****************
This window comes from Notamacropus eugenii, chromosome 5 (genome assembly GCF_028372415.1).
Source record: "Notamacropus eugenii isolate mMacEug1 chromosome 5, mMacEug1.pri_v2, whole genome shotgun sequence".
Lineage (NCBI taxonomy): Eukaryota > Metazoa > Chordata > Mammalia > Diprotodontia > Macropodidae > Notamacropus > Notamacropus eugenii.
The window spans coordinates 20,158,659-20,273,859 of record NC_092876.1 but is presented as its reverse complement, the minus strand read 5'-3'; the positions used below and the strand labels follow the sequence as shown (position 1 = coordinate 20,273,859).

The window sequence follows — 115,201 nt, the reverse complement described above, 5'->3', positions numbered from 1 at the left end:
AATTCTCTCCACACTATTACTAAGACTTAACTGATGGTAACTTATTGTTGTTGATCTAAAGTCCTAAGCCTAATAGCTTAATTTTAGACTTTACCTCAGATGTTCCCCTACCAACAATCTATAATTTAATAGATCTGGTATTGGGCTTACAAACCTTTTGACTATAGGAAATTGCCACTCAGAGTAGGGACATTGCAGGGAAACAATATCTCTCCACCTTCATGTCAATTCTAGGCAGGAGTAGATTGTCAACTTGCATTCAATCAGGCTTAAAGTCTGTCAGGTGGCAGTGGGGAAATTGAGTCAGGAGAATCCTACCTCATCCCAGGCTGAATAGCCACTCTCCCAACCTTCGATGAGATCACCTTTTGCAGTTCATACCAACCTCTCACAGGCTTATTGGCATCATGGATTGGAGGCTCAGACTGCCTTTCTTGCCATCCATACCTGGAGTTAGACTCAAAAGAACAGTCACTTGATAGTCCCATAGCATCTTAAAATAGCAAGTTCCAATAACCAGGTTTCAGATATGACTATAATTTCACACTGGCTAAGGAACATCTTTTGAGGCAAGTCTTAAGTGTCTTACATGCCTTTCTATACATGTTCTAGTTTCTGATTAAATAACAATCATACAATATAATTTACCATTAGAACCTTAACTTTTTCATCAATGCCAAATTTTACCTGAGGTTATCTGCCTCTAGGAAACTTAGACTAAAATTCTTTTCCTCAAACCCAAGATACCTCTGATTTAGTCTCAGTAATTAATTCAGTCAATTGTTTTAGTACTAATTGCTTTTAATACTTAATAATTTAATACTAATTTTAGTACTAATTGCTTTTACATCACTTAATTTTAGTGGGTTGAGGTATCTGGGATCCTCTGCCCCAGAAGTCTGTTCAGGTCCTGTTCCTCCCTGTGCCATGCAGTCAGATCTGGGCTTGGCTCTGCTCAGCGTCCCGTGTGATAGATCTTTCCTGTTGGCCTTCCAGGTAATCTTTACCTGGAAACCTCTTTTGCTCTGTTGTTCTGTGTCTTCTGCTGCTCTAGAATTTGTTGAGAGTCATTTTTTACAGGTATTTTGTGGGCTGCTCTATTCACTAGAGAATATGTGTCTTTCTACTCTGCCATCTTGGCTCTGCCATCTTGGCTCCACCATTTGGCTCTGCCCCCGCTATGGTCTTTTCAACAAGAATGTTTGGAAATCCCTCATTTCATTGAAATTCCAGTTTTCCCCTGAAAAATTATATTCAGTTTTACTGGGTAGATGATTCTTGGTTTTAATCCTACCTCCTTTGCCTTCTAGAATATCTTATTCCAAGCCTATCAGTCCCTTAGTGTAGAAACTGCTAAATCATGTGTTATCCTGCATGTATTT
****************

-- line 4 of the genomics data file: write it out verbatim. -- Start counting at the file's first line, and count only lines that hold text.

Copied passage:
The window spans coordinates 20,158,659-20,273,859 of record NC_092876.1 but is presented as its reverse complement, the minus strand read 5'-3'; the positions used below and the strand labels follow the sequence as shown (position 1 = coordinate 20,273,859).